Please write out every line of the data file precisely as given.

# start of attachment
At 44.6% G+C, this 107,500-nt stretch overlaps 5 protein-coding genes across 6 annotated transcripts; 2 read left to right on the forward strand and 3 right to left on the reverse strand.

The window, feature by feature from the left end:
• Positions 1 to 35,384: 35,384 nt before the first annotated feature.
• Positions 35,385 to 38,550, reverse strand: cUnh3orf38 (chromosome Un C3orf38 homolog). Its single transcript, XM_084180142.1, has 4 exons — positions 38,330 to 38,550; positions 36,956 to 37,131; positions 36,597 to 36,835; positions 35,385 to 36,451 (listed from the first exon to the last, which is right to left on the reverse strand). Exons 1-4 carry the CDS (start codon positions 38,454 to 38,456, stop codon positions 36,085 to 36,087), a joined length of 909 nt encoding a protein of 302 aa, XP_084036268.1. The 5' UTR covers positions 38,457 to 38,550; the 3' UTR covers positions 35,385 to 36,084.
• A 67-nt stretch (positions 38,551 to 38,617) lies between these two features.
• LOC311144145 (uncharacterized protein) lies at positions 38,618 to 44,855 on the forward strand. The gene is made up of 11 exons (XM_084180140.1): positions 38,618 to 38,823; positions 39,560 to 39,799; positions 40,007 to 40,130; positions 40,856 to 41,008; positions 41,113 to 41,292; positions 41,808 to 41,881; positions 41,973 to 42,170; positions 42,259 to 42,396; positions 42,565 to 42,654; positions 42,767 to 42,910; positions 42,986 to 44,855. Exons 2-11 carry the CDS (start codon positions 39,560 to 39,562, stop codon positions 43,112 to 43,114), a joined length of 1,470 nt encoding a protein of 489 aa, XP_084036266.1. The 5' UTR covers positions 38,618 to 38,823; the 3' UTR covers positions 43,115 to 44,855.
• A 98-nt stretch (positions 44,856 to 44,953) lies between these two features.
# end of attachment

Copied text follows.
At 44.6% G+C, this 107,500-nt stretch overlaps 5 protein-coding genes across 6 annotated transcripts; 2 read left to right on the forward strand and 3 right to left on the reverse strand.

The window, feature by feature from the left end:
• Positions 1 to 35,384: 35,384 nt before the first annotated feature.
• Positions 35,385 to 38,550, reverse strand: cUnh3orf38 (chromosome Un C3orf38 homolog). Its single transcript, XM_084180142.1, has 4 exons — positions 38,330 to 38,550; positions 36,956 to 37,131; positions 36,597 to 36,835; positions 35,385 to 36,451 (listed from the first exon to the last, which is right to left on the reverse strand). Exons 1-4 carry the CDS (start codon positions 38,454 to 38,456, stop codon positions 36,085 to 36,087), a joined length of 909 nt encoding a protein of 302 aa, XP_084036268.1. The 5' UTR covers positions 38,457 to 38,550; the 3' UTR covers positions 35,385 to 36,084.
• A 67-nt stretch (positions 38,551 to 38,617) lies between these two features.
• LOC311144145 (uncharacterized protein) lies at positions 38,618 to 44,855 on the forward strand. The gene is made up of 11 exons (XM_084180140.1): positions 38,618 to 38,823; positions 39,560 to 39,799; positions 40,007 to 40,130; positions 40,856 to 41,008; positions 41,113 to 41,292; positions 41,808 to 41,881; positions 41,973 to 42,170; positions 42,259 to 42,396; positions 42,565 to 42,654; positions 42,767 to 42,910; positions 42,986 to 44,855. Exons 2-11 carry the CDS (start codon positions 39,560 to 39,562, stop codon positions 43,112 to 43,114), a joined length of 1,470 nt encoding a protein of 489 aa, XP_084036266.1. The 5' UTR covers positions 38,618 to 38,823; the 3' UTR covers positions 43,115 to 44,855.
• A 98-nt stretch (positions 44,856 to 44,953) lies between these two features.